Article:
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redtoolbox
Working without Nail Gun

Hi,

I am planning on installing the trim along our basement floor and doing the stairs with laminate. I will be using stair nose to finish the job. I am new to this and trying to learn. All the videos I have seen so far are done with nail gun.

Is it possible to do this without a nail guy? Just using a hammer, nails, and a nail set.

Thanks.

HoustonRemodeler
Re: Working without Nail Gun

Yes it is. Houses were built for decades without power tools. Some still are. Just ask the Amish.

I'd start by purchasing a fresh box of bandaids though

dj1
Re: Working without Nail Gun

It's still done this way - finish hammer, finished nails and nail set - on many jobs.

To avoid smashing your fingers and reaching for the band aids, drill pilot holes.

Another tip: I like to raise the baseboard 1/32" off the floor. The tiny gap makes it easy to paint the baseboard later, using a metal guide.

Jeanne
Re: Working without Nail Gun

I installed the baseboards and chair rail in my powderoom by finding the studs, drilling pilot holes in the trim and then nailing it down, nail set etc. I did not need any bandaids - but it took forever. A nail gun is on my list of powertools I want - I wish I had bought one years ago. If you think you might be doing more of these types of projects, look into getting one. I have a power mitre saw and that is also worth the investment.

Mastercarpentry
Re: Working without Nail Gun

Before you have a go with the hammer I would recommend building something- boxes, trellises, whatever- to get the hang of it so that your misses don't destroy your new trim- that can hurt as bad as a sore thumb! And yes- pilot holes will help greatly.

Or perhaps someone you know can loan you a nailgun- I don't know if these can be rented but compressors can. Sometimes the 'big-box' stores have deals on small compressor/trim gun kits, and if you plan on much DIY in the future that may be something worth thinking about. Honestly, though I spent many a year building without guns, I would quit the business if I had to go back to hand-driving all my nails today. It's just not worth the effort when there's a much better way, but one room ain't too bad so the choice is yours.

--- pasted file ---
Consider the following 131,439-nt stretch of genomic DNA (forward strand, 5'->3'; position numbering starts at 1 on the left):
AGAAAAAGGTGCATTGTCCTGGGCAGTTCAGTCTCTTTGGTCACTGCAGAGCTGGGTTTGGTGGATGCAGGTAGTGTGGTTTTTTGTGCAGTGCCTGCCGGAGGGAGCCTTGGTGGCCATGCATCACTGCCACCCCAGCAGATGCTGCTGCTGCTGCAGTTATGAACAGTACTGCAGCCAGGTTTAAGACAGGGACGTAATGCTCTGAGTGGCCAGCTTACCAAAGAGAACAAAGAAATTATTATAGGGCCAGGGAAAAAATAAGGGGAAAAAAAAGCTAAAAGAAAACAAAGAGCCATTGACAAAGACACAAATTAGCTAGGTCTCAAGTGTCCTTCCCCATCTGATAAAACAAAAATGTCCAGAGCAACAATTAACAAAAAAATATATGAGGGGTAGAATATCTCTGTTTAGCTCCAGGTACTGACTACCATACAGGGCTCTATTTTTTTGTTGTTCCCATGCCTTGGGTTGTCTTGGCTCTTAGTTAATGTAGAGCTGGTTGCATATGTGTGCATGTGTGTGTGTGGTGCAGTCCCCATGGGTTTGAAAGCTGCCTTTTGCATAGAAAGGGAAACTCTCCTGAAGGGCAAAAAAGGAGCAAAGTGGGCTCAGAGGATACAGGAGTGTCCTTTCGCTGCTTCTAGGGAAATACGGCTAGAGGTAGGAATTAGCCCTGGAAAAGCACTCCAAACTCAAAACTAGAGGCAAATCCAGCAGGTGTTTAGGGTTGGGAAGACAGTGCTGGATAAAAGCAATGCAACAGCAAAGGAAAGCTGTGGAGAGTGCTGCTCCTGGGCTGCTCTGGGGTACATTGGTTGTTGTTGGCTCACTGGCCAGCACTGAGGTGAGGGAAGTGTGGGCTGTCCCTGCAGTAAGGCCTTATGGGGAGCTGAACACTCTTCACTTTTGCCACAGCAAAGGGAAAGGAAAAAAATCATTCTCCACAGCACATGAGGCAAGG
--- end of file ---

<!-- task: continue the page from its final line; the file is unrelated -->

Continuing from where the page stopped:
Phil

Fencepost
Re: Working without Nail Gun
Mastercarpentry wrote:

Sometimes the 'big-box' stores have deals on small compressor/trim gun kits, and if you plan on much DIY in the future that may be something worth thinking about.

Ah, but WHICH nail gun? You'll find three basic types (and multiple subtypes with in each group) -- brad, finish, and framing. For general trim installation, a finish nailer is probably the best choice. Choose one based on the availability of nails... you don't want to get some odd style that locks you into a particular brand or that it will be hard to find places to buy.

A. Spruce
Re: Working without Nail Gun
Fencepost wrote:

Ah, but WHICH nail gun? You'll find three basic types (and multiple subtypes with in each group) -- brad, finish, and framing. For general trim installation, a finish nailer is probably the best choice. Choose one based on the availability of nails... you don't want to get some odd style that locks you into a particular brand or that it will be hard to find places to buy.